Beyond this curtain, he quietly floats beneath rows of long thick pods, each suspended above his head by a single vine. In this jungle setting, he might recall the bodies hanging above the riverine entrance to Colonel Kurtz’s Cambodian lair in Apocalypse Now.
Here the brush scrapes his face and his boat; the light dims; he struggles to paddle through root spikes emerging from the receding swamp. Here the forest not only sees; it speaks. Mouths hollowed through twisted un-green trunks silently howl, “Turn back, Intruder. This place is forbidden.”
Suddenly a sleek white “sik” bird, with its long twin tail, bursts out of the gloom and jets low overhead like a vapor trail, shrieking “no no no no.” And that was enough weirdness for me. I retreated as quickly as my arms and the swamp’s obstructions would allow, and it was not too soon.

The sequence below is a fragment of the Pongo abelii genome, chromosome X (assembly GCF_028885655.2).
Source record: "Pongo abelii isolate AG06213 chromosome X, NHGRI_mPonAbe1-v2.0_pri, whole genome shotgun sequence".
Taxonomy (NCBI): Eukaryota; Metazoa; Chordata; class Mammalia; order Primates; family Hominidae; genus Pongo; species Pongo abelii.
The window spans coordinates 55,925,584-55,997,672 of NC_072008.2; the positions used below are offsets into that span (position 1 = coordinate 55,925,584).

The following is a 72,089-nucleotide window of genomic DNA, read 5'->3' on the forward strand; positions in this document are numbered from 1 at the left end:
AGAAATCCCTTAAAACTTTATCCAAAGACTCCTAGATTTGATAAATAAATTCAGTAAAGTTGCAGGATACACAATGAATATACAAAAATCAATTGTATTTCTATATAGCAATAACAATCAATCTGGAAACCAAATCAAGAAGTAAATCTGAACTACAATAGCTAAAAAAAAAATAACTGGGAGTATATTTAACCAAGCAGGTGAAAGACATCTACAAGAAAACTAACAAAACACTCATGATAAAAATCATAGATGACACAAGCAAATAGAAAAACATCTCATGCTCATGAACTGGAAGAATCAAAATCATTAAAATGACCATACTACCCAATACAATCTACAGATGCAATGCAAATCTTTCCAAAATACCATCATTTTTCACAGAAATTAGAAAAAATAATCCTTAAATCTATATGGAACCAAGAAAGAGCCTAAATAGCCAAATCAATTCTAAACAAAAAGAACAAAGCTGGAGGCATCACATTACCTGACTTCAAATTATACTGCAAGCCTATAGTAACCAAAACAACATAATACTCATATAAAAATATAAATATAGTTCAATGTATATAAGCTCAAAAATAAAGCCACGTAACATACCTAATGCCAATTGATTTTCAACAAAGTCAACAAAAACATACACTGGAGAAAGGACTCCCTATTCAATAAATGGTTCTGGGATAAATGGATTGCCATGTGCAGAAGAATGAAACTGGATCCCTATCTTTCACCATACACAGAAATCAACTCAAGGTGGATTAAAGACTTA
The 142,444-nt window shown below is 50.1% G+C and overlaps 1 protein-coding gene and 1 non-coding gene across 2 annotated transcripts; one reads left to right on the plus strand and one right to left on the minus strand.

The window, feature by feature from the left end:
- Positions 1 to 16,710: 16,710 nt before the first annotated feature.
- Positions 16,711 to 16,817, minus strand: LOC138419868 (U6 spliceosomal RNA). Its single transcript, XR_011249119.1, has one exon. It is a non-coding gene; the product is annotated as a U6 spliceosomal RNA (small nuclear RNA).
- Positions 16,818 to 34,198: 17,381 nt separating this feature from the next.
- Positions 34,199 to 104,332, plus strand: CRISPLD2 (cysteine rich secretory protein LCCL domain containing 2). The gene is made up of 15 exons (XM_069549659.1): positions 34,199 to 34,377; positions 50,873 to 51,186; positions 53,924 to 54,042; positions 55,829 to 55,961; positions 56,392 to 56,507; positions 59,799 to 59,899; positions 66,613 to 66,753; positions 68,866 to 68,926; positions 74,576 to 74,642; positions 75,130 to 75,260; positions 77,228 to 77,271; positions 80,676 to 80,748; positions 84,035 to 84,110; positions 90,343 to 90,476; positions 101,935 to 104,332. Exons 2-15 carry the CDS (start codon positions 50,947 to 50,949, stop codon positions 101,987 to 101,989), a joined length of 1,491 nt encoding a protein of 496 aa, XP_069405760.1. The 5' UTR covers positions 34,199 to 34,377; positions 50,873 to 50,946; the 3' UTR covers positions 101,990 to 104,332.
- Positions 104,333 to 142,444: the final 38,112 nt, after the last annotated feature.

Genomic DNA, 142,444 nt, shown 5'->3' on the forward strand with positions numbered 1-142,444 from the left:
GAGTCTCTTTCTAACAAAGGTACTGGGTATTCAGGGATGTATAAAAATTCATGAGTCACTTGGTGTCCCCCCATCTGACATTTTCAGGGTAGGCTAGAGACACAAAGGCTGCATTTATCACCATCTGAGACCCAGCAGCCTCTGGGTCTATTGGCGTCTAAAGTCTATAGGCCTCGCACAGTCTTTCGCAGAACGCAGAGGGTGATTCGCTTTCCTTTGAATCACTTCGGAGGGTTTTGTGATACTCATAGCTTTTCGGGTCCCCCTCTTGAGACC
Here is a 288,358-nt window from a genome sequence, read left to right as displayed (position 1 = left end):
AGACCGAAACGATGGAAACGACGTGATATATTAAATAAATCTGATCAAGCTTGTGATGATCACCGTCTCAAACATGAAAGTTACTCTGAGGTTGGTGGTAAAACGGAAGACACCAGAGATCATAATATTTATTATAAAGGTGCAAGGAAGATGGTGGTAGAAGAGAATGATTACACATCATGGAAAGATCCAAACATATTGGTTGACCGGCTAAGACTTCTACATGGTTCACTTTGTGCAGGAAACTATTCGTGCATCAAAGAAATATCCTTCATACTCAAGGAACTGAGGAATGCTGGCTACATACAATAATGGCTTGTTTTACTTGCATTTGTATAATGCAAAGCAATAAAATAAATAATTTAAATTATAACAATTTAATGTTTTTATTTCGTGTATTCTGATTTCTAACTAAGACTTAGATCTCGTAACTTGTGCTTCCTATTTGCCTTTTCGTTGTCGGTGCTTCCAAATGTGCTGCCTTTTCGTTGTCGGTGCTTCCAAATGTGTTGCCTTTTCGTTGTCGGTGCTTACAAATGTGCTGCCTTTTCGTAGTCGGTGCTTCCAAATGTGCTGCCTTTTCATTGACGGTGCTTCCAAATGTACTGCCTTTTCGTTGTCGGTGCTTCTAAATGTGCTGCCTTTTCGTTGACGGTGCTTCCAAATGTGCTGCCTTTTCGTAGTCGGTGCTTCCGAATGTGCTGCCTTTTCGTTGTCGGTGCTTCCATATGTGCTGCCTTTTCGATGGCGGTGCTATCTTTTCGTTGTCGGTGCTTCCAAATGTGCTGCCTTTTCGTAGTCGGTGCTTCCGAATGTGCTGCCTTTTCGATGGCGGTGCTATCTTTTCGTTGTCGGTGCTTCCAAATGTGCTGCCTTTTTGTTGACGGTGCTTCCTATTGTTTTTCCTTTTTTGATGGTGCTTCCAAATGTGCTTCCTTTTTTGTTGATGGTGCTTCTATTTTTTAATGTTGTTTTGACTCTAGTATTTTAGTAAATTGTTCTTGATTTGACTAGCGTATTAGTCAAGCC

I had thought the impending darkness was caused by the shadowy forest cover, but when I reached a wider passage and could see the sky again, I realized there was another, more serious reason. The sun was setting. Then I remembered something my host had warned about an ominous connection between darkness and hopelessness.
My leisurely sightseeing float was now a K-1 sprint final. With the tide at my back, I barely reached my hotel before anyone needed to interrupt cocktail hour to search for me.
I pulled my kayak onto the landing and stumbled, muddy and wet, into the hotel bar. I wanted to announce to the gathered drinkers that a giant snake had surely carved Mutunnenea and that malevolent spirits haunted its upper reaches. But a waitress distracted me with the offer of cold beer. And the moment was lost.